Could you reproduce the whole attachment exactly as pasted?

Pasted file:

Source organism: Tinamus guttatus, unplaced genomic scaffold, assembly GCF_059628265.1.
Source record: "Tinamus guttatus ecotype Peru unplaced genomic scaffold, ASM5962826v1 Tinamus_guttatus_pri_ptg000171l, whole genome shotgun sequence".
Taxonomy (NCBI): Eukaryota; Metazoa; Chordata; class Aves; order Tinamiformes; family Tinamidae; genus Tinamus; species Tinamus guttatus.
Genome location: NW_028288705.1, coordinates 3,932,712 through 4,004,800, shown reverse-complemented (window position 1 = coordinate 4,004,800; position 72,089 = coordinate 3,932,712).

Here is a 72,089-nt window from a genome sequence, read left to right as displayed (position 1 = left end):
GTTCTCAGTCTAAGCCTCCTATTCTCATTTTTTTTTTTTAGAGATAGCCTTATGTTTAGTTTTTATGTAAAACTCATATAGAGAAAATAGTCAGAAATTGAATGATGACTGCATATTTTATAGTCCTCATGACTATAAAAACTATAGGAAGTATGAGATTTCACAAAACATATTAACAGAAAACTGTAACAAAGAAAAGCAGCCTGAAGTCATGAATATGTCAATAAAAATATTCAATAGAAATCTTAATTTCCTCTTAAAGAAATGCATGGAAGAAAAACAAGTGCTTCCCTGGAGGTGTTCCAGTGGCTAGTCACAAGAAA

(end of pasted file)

Source organism: Tinamus guttatus, unplaced genomic scaffold, assembly GCF_059628265.1.
Source record: "Tinamus guttatus ecotype Peru unplaced genomic scaffold, ASM5962826v1 Tinamus_guttatus_pri_ptg000171l, whole genome shotgun sequence".
Taxonomy (NCBI): Eukaryota; Metazoa; Chordata; class Aves; order Tinamiformes; family Tinamidae; genus Tinamus; species Tinamus guttatus.
Genome location: NW_028288705.1, coordinates 3,932,712 through 4,004,800, shown reverse-complemented (window position 1 = coordinate 4,004,800; position 72,089 = coordinate 3,932,712).

Here is a 72,089-nt window from a genome sequence, read left to right as displayed (position 1 = left end):
GTTCTCAGTCTAAGCCTCCTATTCTCATTTTTTTTTTTTAGAGATAGCCTTATGTTTAGTTTTTATGTAAAACTCATATAGAGAAAATAGTCAGAAATTGAATGATGACTGCATATTTTATAGTCCTCATGACTATAAAAACTATAGGAAGTATGAGATTTCACAAAACATATTAACAGAAAACTGTAACAAAGAAAAGCAGCCTGAAGTCATGAATATGTCAATAAAAATATTCAATAGAAATCTTAATTTCCTCTTAAAGAAATGCATGGAAGAAAAACAAGTGCTTCCCTGGAGGTGTTCCAGTGGCTAGTCACAAGAAA